Idaho potato farm threatened workers to deport them to Mexico if they didn’t accept wages below the legal limit

Potaton Farm in Idaho (Photo: PotatoPro)

According to Insider, a potato farm in Idaho “intentionally” violated H-2A visa rules and even threatened to fire guest workers if they didn’t accept wages below the legal limit, according to the US Department of Labor (DOL).

Jorgensen Management, a potato farm in Bancroft, southeast Idaho, gave workers nearly $160,000 in unpaid wages after a DOL investigation.

The farm showed a “willful disregard for the law,” in which it “created a toxic workplace and victimized these vulnerable workers,” Carrie Aguilar, district director of the DOL’s Wage and Hour Division in Portland, Oregon, said in a press release Tuesday.

Jorgensen Management could not immediately be reached for comment by Insider.

The H-2A program allows employers to bring foreign nationals to the US to temporarily fill agricultural jobs when they can’t find enough domestic workers. The employers have to provide workers with transport to the US and housing.

But Jorgensen Management didn’t pay guest workers for inbound transportation costs or meet housing safety and health standards, the DOL said.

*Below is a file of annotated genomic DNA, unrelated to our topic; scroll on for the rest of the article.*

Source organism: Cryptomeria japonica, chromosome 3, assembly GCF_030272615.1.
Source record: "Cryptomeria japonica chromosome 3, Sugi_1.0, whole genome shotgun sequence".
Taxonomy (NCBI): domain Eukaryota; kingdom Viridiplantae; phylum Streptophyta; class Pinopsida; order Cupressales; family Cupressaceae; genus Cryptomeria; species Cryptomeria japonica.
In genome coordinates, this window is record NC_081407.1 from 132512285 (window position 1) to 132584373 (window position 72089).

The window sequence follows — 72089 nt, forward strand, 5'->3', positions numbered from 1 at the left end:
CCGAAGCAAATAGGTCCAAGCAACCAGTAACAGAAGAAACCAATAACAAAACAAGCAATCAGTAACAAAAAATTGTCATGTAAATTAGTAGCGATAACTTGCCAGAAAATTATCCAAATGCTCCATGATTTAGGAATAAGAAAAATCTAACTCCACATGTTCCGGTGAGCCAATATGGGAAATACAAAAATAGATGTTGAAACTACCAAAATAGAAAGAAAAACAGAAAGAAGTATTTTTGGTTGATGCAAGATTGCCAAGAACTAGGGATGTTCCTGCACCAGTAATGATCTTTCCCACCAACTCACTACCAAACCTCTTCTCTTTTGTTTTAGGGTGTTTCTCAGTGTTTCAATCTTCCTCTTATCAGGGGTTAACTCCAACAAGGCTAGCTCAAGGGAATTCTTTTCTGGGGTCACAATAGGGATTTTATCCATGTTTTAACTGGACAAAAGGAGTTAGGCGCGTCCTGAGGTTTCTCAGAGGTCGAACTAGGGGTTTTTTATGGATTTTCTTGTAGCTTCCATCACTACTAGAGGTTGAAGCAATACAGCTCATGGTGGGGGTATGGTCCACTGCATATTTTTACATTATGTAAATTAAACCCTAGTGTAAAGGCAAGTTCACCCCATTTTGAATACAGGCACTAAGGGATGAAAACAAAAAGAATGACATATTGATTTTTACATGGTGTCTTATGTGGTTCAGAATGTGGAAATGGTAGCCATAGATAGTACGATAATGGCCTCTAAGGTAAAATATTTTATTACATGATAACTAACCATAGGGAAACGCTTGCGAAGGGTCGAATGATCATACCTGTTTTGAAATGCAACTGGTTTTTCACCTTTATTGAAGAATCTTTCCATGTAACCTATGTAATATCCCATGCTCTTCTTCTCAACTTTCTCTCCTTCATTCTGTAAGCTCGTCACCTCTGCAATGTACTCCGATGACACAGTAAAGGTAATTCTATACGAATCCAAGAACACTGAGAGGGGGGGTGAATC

The farm also gave the workers less than three-quarters of the hours guaranteed on their contracts and didn’t provide wage statements to workers or pay them on time, the DOL said.

Labor laws require H-2A workers to be paid at least twice a month.

The DOL said that Jorgensen Management also used intimidation to “exploit” workers by threatening to terminate their contracts and send them back to Mexico if they refused to accept wages at a lower rate than legally required under the H-2A program.

The farm also failed to pay the required rates to 69 domestic workers hired alongside H-2A visa workers, per the DOL.

The department said it had recovered $159,256 in unpaid wages for the workers and had assessed $25,430 in civil money penalties.

Guest workers and immigrant labor are essential to US agriculture. Insider previously reported that US immigration laws mean that some farms are struggling to get enough labor, which limits how much produce they can grow and harvest.

Source: Insider

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